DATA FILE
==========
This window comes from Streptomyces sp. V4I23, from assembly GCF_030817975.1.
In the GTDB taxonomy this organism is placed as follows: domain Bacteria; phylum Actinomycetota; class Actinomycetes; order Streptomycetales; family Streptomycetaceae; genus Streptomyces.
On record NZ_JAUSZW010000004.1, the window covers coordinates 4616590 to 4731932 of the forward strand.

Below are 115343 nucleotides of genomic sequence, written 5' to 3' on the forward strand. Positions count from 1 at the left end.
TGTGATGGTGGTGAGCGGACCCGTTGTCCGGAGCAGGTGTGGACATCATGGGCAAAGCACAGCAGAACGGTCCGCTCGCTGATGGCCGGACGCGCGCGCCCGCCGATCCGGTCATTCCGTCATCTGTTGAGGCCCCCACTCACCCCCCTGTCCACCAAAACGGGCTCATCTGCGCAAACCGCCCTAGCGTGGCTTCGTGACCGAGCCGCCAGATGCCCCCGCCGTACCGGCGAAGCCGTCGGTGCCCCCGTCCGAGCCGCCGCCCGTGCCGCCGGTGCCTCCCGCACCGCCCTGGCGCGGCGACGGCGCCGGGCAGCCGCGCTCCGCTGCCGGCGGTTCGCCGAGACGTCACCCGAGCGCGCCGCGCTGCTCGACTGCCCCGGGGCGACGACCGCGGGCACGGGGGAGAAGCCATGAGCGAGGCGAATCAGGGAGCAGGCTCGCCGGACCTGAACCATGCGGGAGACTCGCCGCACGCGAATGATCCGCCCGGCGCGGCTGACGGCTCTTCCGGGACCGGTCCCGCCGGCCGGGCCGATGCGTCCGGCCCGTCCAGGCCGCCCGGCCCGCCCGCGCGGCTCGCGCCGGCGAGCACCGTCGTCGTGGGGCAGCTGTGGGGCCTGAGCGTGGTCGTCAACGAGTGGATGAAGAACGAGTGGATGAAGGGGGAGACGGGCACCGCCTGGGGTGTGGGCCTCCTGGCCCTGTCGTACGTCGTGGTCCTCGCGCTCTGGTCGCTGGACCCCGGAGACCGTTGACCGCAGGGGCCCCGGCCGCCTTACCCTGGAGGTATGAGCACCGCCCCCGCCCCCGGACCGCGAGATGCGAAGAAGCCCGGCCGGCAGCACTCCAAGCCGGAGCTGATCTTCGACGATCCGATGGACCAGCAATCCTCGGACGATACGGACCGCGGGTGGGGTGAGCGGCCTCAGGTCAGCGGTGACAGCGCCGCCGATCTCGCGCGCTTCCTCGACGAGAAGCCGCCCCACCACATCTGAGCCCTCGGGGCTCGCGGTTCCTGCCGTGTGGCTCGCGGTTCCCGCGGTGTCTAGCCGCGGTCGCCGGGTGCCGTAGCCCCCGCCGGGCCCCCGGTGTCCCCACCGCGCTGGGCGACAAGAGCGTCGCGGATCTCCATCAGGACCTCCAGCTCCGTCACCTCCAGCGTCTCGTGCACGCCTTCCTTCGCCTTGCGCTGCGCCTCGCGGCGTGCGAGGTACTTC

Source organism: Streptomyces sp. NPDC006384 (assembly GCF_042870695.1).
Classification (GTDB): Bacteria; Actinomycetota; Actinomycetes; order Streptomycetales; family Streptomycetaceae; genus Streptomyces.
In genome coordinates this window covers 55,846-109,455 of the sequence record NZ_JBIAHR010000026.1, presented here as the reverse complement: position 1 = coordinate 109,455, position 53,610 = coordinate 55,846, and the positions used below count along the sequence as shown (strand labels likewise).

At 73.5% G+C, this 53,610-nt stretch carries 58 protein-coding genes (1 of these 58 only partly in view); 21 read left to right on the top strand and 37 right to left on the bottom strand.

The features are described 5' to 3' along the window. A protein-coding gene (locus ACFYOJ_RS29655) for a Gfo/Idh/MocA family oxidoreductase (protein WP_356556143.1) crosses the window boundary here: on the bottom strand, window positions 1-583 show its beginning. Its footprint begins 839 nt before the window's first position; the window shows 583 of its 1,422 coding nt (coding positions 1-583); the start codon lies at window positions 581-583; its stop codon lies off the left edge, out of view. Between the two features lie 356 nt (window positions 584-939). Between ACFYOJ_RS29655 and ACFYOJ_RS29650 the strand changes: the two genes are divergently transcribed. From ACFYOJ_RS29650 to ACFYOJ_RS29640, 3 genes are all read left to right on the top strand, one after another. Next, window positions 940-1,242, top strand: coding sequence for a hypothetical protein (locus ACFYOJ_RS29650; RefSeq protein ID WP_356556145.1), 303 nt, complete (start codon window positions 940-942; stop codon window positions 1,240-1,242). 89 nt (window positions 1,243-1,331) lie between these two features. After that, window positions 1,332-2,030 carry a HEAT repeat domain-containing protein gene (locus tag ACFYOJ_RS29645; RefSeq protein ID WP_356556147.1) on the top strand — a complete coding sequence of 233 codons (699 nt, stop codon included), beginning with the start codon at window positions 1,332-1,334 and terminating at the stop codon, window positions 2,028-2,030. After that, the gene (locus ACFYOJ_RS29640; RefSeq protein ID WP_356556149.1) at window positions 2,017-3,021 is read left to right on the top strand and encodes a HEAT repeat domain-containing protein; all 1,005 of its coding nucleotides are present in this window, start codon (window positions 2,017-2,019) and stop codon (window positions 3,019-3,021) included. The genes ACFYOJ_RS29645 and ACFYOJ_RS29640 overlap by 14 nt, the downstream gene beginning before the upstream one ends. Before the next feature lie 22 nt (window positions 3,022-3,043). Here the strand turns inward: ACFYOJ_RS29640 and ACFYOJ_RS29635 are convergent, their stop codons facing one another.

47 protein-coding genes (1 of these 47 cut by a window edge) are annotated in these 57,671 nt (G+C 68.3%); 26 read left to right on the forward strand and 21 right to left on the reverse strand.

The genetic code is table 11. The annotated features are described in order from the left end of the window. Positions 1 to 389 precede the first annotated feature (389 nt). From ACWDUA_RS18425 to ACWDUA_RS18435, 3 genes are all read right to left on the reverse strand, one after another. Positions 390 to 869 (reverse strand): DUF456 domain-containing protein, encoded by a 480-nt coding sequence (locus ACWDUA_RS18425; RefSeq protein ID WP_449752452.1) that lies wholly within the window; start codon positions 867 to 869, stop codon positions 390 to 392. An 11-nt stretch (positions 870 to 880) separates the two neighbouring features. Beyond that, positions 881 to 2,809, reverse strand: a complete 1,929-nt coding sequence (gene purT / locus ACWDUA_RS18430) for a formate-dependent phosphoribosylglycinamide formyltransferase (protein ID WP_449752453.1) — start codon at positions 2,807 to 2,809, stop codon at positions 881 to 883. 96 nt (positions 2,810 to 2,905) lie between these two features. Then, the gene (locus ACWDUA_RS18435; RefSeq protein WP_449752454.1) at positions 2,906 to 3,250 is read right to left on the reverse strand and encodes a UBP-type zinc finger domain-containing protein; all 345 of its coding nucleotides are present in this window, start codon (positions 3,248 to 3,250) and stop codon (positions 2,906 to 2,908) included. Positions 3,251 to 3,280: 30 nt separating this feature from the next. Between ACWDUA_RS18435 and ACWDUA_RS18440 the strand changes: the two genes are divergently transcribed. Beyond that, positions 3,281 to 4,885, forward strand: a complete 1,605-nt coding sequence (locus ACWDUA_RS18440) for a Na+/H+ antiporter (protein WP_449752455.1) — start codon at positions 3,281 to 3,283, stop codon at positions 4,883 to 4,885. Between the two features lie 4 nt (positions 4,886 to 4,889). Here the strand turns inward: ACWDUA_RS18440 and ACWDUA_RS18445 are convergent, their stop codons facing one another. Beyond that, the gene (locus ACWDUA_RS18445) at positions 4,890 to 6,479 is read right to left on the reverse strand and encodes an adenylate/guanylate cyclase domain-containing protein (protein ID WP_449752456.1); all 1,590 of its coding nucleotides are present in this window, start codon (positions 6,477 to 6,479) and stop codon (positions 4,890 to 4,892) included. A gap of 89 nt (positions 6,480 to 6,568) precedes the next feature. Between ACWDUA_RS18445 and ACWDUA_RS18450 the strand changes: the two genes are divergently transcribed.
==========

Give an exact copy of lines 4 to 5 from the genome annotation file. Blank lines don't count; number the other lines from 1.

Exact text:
Below are 115343 nucleotides of genomic sequence, written 5' to 3' on the forward strand. Positions count from 1 at the left end.
TGTGATGGTGGTGAGCGGACCCGTTGTCCGGAGCAGGTGTGGACATCATGGGCAAAGCACAGCAGAACGGTCCGCTCGCTGATGGCCGGACGCGCGCGCCCGCCGATCCGGTCATTCCGTCATCTGTTGAGGCCCCCACTCACCCCCCTGTCCACCAAAACGGGCTCATCTGCGCAAACCGCCCTAGCGTGGCTTCGTGACCGAGCCGCCAGATGCCCCCGCCGTACCGGCGAAGCCGTCGGTGCCCCCGTCCGAGCCGCCGCCCGTGCCGCCGGTGCCTCCCGCACCGCCCTGGCGCGGCGACGGCGCCGGGCAGCCGCGCTCCGCTGCCGGCGGTTCGCCGAGACGTCACCCGAGCGCGCCGCGCTGCTCGACTGCCCCGGGGCGACGACCGCGGGCACGGGGGAGAAGCCATGAGCGAGGCGAATCAGGGAGCAGGCTCGCCGGACCTGAACCATGCGGGAGACTCGCCGCACGCGAATGATCCGCCCGGCGCGGCTGACGGCTCTTCCGGGACCGGTCCCGCCGGCCGGGCCGATGCGTCCGGCCCGTCCAGGCCGCCCGGCCCGCCCGCGCGGCTCGCGCCGGCGAGCACCGTCGTCGTGGGGCAGCTGTGGGGCCTGAGCGTGGTCGTCAACGAGTGGATGAAGAACGAGTGGATGAAGGGGGAGACGGGCACCGCCTGGGGTGTGGGCCTCCTGGCCCTGTCGTACGTCGTGGTCCTCGCGCTCTGGTCGCTGGACCCCGGAGACCGTTGACCGCAGGGGCCCCGGCCGCCTTACCCTGGAGGTATGAGCACCGCCCCCGCCCCCGGACCGCGAGATGCGAAGAAGCCCGGCCGGCAGCACTCCAAGCCGGAGCTGATCTTCGACGATCCGATGGACCAGCAATCCTCGGACGATACGGACCGCGGGTGGGGTGAGCGGCCTCAGGTCAGCGGTGACAGCGCCGCCGATCTCGCGCGCTTCCTCGACGAGAAGCCGCCCCACCACATCTGAGCCCTCGGGGCTCGCGGTTCCTGCCGTGTGGCTCGCGGTTCCCGCGGTGTCTAGCCGCGGTCGCCGGGTGCCGTAGCCCCCGCCGGGCCCCCGGTGTCCCCACCGCGCTGGGCGACAAGAGCGTCGCGGATCTCCATCAGGACCTCCAGCTCCGTCACCTCCAGCGTCTCGTGCACGCCTTCCTTCGCCTTGCGCTGCGCCTCGCGGCGTGCGAGGTACTTC